mmm, memories

In what may be a sign of how shamelessly smug this blog is likely to be, we’ve only had one recipe but we’re already posting a guest piece from our friend Ruth Dawkins saying how great we are and why you should read our ramblings. Enjoy.

It’s a sign of how fond I am of Adam and Alasdair that I’ve added this new blog to my bookmarks bar, because even the mention of mushrooms makes me feel a bit ill. I usually find myself nodding along in agreement anytime I read anything by either of my culinary comrades, but fungus and blue cheese? Sorry Adam, I just can’t bring myself to try it.

That said, I am very excited to see how the blog develops. Many of the most treasured moments in my life have involved eating, often while surrounded by friends and loved ones.

Doesn’t everyone have a holiday that was made perfect by the discovery of a wonderful local restaurant? I have not travelled extensively, but everywhere I’ve visited over the years has had something special to offer in terms of great food: wedges of sweet, juicy watermelon, eaten while sitting on the beach in Greece; warm, spicy Falafel with pitta bread, eaten while wandering round the streets of Ramallah; a perfectly seasoned fluffy omelette and chips in a French service station; reindeer steaks washed down with a cold beer in Greenland.

Don’t even get me started on my first visit to the States, where I had my first encounter with a hotdog in Central Park, before heading down to some remote part of South Carolina, where the queue at the supermarket for fried chicken winds right out the door, and they serve oysters by the bucket.

The kitchen has been the heart of every home I’ve lived in, and mealtimes have always been something to take time with. At university my flatmates were all working and studying on completely different schedules, but the evening meal provided a chance for us to slow down and catch up on each other’s news. Even if we were just having a baked potato or a cream cheese bagel, it was the best part of the day.

These days, I am lucky enough to be married to a man who loves to cook as much as I love to eat. I am also lucky enough to live in a country where fresh seafood is readily available. Clams and chorizo, crab linguine and seared scallops with coriander, chilli and lime are all regulars on our home menu.

Obviously not all food memories can be good ones. I would rather forget the seafood paella that gave me three days of food poisoning on holiday in Spain. I can’t say that I’d recommend the cubes of whale blubber that are the Inuit equivalent of chewing gum. And after enduring eighteen hours of labour with nothing more than a few sips of water, I think the NHS could have provided something a little more substantial for my first meal-as-a-mum than a limp ham salad. (You know you’re hungry when you even eat the salad cream, squeezed straight into your mouth from the corner of a plastic sachet.)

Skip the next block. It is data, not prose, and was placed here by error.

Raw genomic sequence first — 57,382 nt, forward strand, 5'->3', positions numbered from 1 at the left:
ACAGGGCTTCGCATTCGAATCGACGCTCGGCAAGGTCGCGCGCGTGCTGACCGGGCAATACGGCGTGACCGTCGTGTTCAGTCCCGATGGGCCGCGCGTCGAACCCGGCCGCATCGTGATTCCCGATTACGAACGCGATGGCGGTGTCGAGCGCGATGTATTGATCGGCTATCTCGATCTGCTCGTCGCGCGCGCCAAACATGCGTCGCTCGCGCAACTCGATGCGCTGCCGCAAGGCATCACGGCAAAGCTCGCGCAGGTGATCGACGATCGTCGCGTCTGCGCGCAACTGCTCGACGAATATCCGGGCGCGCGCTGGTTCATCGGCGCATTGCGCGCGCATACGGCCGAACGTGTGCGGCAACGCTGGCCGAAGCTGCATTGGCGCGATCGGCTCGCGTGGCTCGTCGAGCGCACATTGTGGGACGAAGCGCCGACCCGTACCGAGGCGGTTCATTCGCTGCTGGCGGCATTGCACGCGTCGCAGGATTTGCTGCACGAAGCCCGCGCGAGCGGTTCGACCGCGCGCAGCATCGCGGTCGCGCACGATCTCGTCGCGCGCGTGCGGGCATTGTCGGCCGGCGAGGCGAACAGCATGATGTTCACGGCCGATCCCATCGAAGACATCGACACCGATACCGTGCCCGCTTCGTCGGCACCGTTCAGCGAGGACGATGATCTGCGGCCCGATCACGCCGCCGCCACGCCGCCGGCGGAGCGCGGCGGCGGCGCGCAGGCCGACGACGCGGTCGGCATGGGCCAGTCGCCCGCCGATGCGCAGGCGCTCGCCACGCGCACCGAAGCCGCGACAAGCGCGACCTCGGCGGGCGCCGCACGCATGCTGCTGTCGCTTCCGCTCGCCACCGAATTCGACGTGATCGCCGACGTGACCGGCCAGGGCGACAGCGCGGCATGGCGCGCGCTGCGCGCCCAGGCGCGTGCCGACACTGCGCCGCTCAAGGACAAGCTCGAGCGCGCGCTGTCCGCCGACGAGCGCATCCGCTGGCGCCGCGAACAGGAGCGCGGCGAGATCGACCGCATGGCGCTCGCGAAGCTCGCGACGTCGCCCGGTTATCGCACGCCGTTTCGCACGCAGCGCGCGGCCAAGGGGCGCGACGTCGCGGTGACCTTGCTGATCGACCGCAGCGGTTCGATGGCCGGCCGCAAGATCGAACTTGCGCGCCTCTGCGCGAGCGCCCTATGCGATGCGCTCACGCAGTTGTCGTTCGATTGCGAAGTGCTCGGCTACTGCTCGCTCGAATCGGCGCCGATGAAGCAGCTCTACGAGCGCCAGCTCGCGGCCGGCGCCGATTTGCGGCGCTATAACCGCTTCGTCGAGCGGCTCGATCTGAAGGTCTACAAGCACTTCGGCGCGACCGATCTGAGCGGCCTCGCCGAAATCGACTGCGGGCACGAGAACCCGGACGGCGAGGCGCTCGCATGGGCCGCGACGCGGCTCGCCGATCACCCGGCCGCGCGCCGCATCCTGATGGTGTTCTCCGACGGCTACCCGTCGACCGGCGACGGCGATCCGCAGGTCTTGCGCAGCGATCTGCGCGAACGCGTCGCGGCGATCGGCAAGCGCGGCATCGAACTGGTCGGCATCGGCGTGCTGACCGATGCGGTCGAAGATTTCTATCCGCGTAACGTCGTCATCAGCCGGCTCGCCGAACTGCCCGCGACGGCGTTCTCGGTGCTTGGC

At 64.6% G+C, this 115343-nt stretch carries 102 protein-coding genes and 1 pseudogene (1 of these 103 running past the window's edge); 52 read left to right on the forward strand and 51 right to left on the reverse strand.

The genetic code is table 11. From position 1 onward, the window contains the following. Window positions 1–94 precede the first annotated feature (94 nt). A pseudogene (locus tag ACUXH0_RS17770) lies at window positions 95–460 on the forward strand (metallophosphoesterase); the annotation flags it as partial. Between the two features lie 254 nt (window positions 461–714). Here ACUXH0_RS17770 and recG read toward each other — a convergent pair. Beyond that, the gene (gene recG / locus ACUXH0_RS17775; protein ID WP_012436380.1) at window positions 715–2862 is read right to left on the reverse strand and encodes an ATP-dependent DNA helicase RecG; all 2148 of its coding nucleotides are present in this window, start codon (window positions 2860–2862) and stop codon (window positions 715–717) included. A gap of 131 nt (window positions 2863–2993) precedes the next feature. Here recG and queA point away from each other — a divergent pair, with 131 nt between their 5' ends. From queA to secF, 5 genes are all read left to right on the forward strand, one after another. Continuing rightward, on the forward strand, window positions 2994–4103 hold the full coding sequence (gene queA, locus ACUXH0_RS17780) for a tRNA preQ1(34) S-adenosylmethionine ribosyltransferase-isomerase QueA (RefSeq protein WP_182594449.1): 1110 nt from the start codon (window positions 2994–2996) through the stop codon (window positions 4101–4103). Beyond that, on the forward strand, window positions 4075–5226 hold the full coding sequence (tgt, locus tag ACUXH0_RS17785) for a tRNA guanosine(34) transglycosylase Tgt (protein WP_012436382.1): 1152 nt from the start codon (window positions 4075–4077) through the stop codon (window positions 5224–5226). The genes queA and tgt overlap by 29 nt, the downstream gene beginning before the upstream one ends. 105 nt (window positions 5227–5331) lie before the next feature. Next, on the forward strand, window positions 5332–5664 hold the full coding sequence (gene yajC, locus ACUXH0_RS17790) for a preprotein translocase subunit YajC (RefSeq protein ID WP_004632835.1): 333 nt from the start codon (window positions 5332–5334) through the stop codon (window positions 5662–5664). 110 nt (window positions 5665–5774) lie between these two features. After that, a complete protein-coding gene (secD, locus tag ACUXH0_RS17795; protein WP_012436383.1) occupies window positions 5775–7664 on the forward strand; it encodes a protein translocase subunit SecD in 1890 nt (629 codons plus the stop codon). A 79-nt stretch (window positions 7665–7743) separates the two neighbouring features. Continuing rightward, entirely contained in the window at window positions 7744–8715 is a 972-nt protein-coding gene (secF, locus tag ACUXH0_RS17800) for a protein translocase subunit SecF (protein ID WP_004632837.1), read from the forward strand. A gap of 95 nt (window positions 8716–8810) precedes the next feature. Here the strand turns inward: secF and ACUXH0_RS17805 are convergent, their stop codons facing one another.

So even though I think ‘101 Ways to Cook Mushrooms’ is a terrible name for a blog, which induces mild nausea in me every time I open my browser, I will be reading along with interest. Food is such an important part of our lives, and although few of us have the time to sit down and peruse traditional cookbooks, taking two minutes out of the day to read this blog will surely be a pleasure rather than a chore. I’m really looking forward to seeing some new and interesting recipes, which I hope will help you -and me – build many new, happy food memories.


About 101waystocookmushrooms

Here, Adam and Ali of write about the yummy stuff we're cooking. And eating. Mmmmm. (It won't all be mushrooms. The name is basically a lie).
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5 Responses to mmm, memories

  1. Adam Ramsay says:

    Thanks Ruth – food, memories, ahhh.

    I can attest that Ramallah has the world’s best falafel – I still disappear into a blissful day dream ever time I think of the way it melts in your mouth.

    I was, though, less pleased with whale (in Svalbard for me, I was 17) and have constant guilt for not turning it down :-(.

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  3. Kate Harris says:

    I can’t abide mushrooms either. I will eat anything except mushrooms and sea molluscs (mussels, oysters, scallops etc), and the latter is only because I’m allergic to them – I love the smell and sight of them and it upsets me to see other people enjoying them. But mushrooms are just wrong, in taste, texture and appearance. Like Ruth, I feel a little sick just thinking about mushrooms. I bet you guys never thought the title would cause controversy!

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